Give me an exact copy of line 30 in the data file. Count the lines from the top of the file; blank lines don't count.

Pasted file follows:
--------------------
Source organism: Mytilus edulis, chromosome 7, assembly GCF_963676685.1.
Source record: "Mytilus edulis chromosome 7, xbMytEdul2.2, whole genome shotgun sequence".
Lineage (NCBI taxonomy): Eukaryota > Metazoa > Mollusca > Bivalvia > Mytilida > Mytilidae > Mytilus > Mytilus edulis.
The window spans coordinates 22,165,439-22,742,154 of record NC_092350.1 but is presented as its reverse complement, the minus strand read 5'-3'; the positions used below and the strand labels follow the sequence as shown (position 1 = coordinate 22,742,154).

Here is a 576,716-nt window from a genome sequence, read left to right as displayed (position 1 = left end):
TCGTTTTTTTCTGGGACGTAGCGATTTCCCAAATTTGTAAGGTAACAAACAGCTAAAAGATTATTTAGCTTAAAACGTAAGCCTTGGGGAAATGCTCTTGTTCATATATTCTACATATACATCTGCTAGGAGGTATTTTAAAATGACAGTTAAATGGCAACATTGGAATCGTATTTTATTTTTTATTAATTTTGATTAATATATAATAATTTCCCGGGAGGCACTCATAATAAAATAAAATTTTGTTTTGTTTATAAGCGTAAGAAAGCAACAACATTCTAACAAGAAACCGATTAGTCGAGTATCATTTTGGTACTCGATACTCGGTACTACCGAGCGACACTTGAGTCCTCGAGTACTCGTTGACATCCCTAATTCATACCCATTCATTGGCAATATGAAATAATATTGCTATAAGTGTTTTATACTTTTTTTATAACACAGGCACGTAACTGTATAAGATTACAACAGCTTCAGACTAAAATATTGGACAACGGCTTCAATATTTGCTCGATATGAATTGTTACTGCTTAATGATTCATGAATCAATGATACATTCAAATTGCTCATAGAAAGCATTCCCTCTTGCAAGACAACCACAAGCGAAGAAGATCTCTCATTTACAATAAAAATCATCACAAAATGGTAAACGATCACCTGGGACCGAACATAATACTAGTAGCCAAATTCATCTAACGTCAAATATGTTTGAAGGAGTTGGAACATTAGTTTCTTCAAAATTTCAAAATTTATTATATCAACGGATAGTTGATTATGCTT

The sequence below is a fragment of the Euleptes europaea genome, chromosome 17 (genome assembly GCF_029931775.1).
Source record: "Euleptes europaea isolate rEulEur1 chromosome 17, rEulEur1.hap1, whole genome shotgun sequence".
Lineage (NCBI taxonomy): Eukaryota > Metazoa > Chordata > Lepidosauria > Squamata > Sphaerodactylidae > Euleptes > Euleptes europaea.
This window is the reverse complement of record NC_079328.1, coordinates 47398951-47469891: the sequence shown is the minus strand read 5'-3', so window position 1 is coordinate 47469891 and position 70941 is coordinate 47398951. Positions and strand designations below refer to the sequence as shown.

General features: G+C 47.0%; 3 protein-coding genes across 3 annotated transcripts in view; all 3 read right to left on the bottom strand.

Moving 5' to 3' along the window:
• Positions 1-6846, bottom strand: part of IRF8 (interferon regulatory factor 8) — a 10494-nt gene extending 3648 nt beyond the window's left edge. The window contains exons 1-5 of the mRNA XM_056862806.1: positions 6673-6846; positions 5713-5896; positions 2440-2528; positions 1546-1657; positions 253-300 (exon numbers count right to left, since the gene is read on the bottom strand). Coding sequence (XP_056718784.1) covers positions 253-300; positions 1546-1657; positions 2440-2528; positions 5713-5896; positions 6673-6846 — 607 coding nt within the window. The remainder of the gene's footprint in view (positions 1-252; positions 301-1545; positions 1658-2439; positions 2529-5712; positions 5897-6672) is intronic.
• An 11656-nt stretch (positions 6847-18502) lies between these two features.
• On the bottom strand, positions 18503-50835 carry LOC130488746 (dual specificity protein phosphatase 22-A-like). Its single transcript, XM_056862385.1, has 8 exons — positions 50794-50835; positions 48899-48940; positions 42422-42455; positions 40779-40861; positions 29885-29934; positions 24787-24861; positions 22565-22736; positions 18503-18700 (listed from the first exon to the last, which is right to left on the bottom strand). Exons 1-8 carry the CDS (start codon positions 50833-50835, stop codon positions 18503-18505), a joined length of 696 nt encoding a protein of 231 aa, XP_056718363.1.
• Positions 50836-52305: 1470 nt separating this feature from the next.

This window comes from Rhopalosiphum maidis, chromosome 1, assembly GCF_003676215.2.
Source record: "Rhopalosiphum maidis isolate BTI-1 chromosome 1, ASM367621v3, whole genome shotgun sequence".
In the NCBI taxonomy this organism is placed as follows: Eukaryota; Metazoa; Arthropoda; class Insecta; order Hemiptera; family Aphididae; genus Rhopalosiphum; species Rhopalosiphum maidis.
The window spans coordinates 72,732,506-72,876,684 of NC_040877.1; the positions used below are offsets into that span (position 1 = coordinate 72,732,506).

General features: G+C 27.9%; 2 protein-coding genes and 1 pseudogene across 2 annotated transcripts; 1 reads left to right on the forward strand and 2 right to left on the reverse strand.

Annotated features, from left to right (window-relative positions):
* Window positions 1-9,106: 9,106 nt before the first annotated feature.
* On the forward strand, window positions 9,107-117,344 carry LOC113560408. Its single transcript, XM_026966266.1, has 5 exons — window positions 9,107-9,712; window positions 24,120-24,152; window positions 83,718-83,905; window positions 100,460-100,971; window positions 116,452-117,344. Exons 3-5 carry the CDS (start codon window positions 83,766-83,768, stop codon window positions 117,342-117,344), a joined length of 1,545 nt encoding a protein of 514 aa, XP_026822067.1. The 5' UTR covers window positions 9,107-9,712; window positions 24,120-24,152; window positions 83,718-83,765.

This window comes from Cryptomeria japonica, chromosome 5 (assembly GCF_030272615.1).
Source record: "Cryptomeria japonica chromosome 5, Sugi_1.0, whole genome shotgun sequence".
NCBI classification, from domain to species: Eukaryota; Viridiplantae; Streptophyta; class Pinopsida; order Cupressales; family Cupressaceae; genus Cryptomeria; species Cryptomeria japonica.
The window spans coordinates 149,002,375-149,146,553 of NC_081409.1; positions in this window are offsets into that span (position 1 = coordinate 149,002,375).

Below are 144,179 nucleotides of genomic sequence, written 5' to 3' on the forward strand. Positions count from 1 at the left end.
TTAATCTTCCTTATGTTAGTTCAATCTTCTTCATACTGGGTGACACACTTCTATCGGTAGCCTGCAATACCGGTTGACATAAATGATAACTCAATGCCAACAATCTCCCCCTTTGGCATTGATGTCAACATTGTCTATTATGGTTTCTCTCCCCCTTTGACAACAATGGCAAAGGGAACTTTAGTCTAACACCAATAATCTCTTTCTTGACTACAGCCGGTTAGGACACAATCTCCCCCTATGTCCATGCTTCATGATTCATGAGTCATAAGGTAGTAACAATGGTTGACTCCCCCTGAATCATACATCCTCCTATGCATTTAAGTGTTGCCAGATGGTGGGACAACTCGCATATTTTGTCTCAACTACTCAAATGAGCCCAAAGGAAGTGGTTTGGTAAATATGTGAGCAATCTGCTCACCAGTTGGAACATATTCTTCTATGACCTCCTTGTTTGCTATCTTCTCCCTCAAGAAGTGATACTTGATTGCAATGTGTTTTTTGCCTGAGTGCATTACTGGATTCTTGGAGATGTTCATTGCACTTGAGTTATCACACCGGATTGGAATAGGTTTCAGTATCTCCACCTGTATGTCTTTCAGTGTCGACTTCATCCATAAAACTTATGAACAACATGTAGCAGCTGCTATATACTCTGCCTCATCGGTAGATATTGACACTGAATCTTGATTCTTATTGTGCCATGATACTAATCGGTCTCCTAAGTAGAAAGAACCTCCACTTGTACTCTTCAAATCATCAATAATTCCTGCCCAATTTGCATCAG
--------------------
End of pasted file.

TTAATCTTCCTTATGTTAGTTCAATCTTCTTCATACTGGGTGACACACTTCTATCGGTAGCCTGCAATACCGGTTGACATAAATGATAACTCAATGCCAACAATCTCCCCCTTTGGCATTGATGTCAACATTGTCTATTATGGTTTCTCTCCCCCTTTGACAACAATGGCAAAGGGAACTTTAGTCTAACACCAATAATCTCTTTCTTGACTACAGCCGGTTAGGACACAATCTCCCCCTATGTCCATGCTTCATGATTCATGAGTCATAAGGTAGTAACAATGGTTGACTCCCCCTGAATCATACATCCTCCTATGCATTTAAGTGTTGCCAGATGGTGGGACAACTCGCATATTTTGTCTCAACTACTCAAATGAGCCCAAAGGAAGTGGTTTGGTAAATATGTGAGCAATCTGCTCACCAGTTGGAACATATTCTTCTATGACCTCCTTGTTTGCTATCTTCTCCCTCAAGAAGTGATACTTGATTGCAATGTGTTTTTTGCCTGAGTGCATTACTGGATTCTTGGAGATGTTCATTGCACTTGAGTTATCACACCGGATTGGAATAGGTTTCAGTATCTCCACCTGTATGTCTTTCAGTGTCGACTTCATCCATAAAACTTATGAACAACATGTAGCAGCTGCTATATACTCTGCCTCATCGGTAGATATTGACACTGAATCTTGATTCTTATTGTGCCATGATACTAATCGGTCTCCTAAGTAGAAAGAACCTCCACTTGTACTCTTCAAATCATCAATAATTCCTGCCCAATTTGCATCAG